In This Issue
Fall Issue of The Bridge on Social Sciences and Engineering Practice
September 5, 2012 Volume 42 Issue 3
Articles In This Issue
  • Wednesday, September 5, 2012
    AuthorDaniel Metlay

    If one stepped back and viewed the state of technological development in the United States since the end of World War II (although the demarcation is hardly precise), it would appear dramatically different from that of earlier years. Technological capacity, driven by scientific research and ...

  • Wednesday, September 5, 2012
    AuthorRaymond Wassel

    Since the Macondo well blowout, improvements have been made in management and safety systems and in regulatory regimes.

    Commercial deep-water drilling involves highly complex and highly risky operations. Companies must coordinate the operation of sophisticated equipment to construct wells in ...

  • Wednesday, September 5, 2012
    AuthorJameson M. Wetmore

    Three recent projects illustrate the benefits of bringing a social sciences perspective to engineering innovation.

    Since the early 1900s, engineering professional societies have established codes of ethics to ensure that their members maintain a high level of professionalism (Pfatteicher, 2003). ...

  • Wednesday, September 5, 2012
    AuthorHank C. Jenkins-Smith, Carol L. Silva, Kerry G. Herron, Evaristo “Tito” Bonano, and Rob P. Rechard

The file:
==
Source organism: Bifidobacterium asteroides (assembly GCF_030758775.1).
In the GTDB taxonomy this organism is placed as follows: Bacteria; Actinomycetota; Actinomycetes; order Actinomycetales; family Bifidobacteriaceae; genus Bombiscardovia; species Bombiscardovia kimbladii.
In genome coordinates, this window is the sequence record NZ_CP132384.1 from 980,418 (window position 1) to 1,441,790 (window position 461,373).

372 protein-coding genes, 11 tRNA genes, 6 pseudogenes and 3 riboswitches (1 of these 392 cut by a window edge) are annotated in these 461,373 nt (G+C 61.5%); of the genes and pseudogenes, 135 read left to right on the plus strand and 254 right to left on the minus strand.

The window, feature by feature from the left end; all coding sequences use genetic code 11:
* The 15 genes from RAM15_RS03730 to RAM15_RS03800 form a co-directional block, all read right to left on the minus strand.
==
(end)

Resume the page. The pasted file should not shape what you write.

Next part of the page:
Public responses to the recommendations of the Blue Ribbon Commission on America’s Nuclear Future are generally positive.

    U.S. policies for long-term management of used nuclear fuel (UNF1) have been placed on hold in the wake of the Obama administration’s decision to withdraw the ...

  • Wednesday, September 5, 2012
    AuthorRoger E. Kasperson

    Risk perception and communication are important factors in decisions about managing risk events and their impacts.

    One of the most perplexing problems in risk analysis is why some relatively minor risks or risk events (as assessed by technical experts) elicit strong public concerns and result in ...

  • Wednesday, September 5, 2012
    AuthorDaniel Metlay and Daniel Sarewitz

    Getting the politics of a messy situation right may make it easier to get the science right, too.

     More than a half-century ago, two social scientists, James D. Thompson and Arthur Tuden, advanced what has come to be called the “contingency theory” of decision making (Thompson ...